TORONTO, Nov. 29, 2011 /CNW/ - The Canadian auto industry continues to
rebound from the global economic downturn and this year's supply
disruptions caused by natural disasters in Japan and Thailand. However,
according to the latest Global Auto Report released today by Scotia
Economics, investment in the industry will fall to $1.2 billion this
year — the lowest level since the mid-1980s and roughly 62 per cent
below the $3.1 billion annual average of the past decade.
"Canada is maintaining its historical 16 per cent share of North
American assemblies, and according to J.D. Power, a Canadian assembly
plant was recently rated the best in North America for the second
consecutive year," said Carlos Gomes, Senior Economist and Auto
Industry Specialist, Scotia Economics. "In fact, strong investment in
machinery and equipment since the mid-1990s has enabled two Canadian
assembly plants to be rated the best in the Americas in six of the past
10 years. However, despite these achievements, current investment
plans are less positive for Canadian plants, suggesting that it will be
difficult for Canada to increase its share of North American output
Capital investment in the North American auto industry peaked in 2007
and is finally stabilizing after a 35 per cent slump through 2010.
Investment is actually strengthening in the United States this year, in
part because during the latest contract negotiations with the Detroit
Three, the UAW was able to secure additional investment for U.S.
plants. Capital expenditures have also started to stabilize in Mexico,
and according to recent announcements will rebound sharply next year.
In contrast, investment in the Canadian industry will fall an
additional 18 per cent this year.
"On a per vehicle basis, auto industry investment in Canada this year
will plunge 43 per cent below the prevailing level in the United
States," noted Mr. Gomes. "This represents a sharp reversal from the
trend of the past decade, when investment in the Canadian auto industry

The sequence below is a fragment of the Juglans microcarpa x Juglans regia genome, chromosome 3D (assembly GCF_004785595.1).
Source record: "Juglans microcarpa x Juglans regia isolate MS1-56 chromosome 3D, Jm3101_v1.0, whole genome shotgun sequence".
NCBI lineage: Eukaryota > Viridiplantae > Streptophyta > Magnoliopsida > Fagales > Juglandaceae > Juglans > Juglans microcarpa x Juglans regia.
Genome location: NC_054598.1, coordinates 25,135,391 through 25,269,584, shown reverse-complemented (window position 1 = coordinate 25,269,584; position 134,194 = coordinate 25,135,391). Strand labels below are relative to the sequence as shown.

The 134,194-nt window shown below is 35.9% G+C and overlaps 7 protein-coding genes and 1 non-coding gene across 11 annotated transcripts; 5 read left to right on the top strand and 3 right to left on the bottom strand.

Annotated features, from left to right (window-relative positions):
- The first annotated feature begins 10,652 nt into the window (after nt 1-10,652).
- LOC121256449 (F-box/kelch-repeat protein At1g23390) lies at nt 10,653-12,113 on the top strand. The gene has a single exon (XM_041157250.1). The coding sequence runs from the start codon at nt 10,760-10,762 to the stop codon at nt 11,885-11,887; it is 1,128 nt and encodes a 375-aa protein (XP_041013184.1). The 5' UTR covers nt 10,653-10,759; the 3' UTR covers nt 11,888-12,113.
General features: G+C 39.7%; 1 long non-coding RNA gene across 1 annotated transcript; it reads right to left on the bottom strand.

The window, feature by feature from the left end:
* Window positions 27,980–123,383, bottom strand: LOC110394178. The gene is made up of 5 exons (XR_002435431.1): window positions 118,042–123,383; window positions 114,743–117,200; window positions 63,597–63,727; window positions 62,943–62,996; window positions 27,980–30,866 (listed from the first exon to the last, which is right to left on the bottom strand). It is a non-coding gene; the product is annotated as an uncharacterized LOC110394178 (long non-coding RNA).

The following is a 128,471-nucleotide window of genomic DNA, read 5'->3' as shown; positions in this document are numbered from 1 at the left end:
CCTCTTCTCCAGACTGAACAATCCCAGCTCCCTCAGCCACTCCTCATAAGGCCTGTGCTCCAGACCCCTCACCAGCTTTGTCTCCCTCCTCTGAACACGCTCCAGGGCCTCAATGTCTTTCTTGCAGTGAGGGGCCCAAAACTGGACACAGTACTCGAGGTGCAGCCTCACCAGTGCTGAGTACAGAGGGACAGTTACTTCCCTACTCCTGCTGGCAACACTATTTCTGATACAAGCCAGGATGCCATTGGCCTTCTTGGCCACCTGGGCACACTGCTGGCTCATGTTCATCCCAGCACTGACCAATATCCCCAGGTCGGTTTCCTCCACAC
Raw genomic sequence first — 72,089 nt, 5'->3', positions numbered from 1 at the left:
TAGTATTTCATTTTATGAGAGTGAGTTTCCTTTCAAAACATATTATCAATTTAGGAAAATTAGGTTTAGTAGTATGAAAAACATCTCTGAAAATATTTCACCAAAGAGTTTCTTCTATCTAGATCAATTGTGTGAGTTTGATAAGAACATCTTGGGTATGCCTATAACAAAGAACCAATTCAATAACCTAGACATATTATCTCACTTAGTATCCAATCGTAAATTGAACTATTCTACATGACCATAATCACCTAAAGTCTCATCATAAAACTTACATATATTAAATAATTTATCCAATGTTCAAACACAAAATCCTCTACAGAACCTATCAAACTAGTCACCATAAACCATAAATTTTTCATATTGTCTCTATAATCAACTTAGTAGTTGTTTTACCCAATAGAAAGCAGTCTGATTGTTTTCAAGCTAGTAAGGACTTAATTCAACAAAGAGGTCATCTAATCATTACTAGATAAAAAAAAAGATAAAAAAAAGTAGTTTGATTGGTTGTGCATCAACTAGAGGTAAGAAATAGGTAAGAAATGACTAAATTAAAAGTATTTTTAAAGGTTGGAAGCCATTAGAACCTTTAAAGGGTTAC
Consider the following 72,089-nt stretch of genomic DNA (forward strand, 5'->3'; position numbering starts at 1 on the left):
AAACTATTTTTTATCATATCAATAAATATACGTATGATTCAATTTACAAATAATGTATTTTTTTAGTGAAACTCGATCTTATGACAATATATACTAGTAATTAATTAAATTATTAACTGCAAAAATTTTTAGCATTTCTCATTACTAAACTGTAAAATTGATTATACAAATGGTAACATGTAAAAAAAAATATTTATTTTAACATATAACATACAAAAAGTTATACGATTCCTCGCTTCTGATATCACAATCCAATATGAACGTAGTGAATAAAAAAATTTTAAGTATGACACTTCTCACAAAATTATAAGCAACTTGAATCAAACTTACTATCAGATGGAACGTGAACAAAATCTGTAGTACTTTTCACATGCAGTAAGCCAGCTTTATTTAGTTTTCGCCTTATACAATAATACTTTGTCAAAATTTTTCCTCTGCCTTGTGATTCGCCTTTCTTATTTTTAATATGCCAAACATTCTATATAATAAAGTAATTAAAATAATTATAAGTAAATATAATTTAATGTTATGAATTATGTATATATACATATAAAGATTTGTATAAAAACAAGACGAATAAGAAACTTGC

was, on average, three per cent higher than either in the United States
While investment in Canada remains marginally higher than in Mexico,
recent announcements indicate that over the next several years,
investment in Mexico's auto industry is set to approach the record pace
of US$1,600 per assembled vehicle set in 2004 and 2005. During those
two years, Mexico's auto sector was the recipient of 17 per cent of the
industry's overall investment in North America, nearly double its share
of vehicle production. This capital influx expanded assembly capacity
in Mexico by 20 per cent, and has enabled it to consistently produce
more vehicles than Canada since 2008.
"Recent announcements of new products and hires for Canada by two large
automakers are encouraging," concluded Mr. Gomes. "However, these
announcements pale in comparison with the news coming from Mexico — the
auto industry's North American growth leader. Over the past six months,
the industry has announced investments of nearly US$3 billion geared to
expand existing facilities or building new plants in Mexico."
Looking at car sales, global volumes continued to move higher in
October, but the gains moderated to only two per cent year over year
last month, undercut by product shortages in Asia and double-digit
declines in the key growth markets of India and Brazil. North America
led the sales gains in October, with purchases in the United States
climbing to an annualized 13.2 million units — the highest level since
cash-for-clunkers in mid-2009. The improvement reflects increased
availability of vehicles at Japanese dealerships, as well as
strengthening replacement demand.
Scotia Economics provides clients with in-depth research into the
factors shaping the outlook for Canada and the global economy,
including macroeconomic developments, currency and capital market
trends, commodity and industry performance, as well as monetary, fiscal
and public policy issues.
SOURCE Scotiabank - Economic Reports
For further information:
Carlos Gomes, Scotia Economics, (416) 866-4735, email@example.com; Patty Stathokostas, Scotiabank Media Communications, (416) 866-3625, firstname.lastname@example.org.